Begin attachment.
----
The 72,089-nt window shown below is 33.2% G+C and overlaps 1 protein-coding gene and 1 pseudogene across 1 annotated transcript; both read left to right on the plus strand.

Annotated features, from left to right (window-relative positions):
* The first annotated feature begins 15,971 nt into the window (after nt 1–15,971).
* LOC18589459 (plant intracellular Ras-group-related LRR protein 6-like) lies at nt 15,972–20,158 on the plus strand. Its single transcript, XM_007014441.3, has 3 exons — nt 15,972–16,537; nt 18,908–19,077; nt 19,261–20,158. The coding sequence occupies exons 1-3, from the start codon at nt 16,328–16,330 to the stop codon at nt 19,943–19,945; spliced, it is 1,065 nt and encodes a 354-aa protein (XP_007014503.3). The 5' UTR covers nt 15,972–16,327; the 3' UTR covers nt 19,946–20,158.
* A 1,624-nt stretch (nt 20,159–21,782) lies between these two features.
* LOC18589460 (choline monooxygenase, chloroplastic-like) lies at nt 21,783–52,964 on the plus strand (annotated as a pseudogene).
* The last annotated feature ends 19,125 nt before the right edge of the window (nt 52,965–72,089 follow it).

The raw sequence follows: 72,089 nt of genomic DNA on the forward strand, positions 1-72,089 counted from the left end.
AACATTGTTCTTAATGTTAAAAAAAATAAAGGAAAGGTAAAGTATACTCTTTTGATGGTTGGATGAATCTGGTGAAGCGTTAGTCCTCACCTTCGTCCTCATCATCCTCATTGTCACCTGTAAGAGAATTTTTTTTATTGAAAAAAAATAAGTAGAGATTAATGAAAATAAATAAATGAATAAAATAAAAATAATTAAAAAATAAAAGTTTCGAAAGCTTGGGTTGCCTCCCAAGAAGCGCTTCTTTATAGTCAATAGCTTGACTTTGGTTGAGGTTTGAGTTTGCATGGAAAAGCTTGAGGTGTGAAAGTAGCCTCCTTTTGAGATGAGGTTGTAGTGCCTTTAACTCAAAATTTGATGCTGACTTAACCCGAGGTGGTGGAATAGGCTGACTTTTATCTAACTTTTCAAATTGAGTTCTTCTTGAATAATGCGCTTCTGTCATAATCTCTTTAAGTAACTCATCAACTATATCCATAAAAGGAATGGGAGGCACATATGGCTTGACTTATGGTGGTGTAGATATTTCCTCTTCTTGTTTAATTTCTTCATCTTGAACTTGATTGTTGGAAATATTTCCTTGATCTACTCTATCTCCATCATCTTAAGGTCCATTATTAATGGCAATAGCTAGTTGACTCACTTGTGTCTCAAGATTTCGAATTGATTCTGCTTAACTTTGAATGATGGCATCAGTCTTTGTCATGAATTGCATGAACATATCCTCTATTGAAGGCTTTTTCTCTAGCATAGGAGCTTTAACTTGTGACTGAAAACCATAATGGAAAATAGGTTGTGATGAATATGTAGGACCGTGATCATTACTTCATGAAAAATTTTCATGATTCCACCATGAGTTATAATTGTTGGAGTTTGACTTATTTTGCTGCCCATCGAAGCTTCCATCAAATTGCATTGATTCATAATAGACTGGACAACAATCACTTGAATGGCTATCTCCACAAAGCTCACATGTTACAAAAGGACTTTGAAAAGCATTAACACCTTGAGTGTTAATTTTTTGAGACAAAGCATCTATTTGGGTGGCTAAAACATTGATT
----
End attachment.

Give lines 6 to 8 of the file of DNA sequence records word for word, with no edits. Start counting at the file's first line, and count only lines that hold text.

* LOC18589460 (choline monooxygenase, chloroplastic-like) lies at nt 21,783–52,964 on the plus strand (annotated as a pseudogene).
* The last annotated feature ends 19,125 nt before the right edge of the window (nt 52,965–72,089 follow it).

The raw sequence follows: 72,089 nt of genomic DNA on the forward strand, positions 1-72,089 counted from the left end.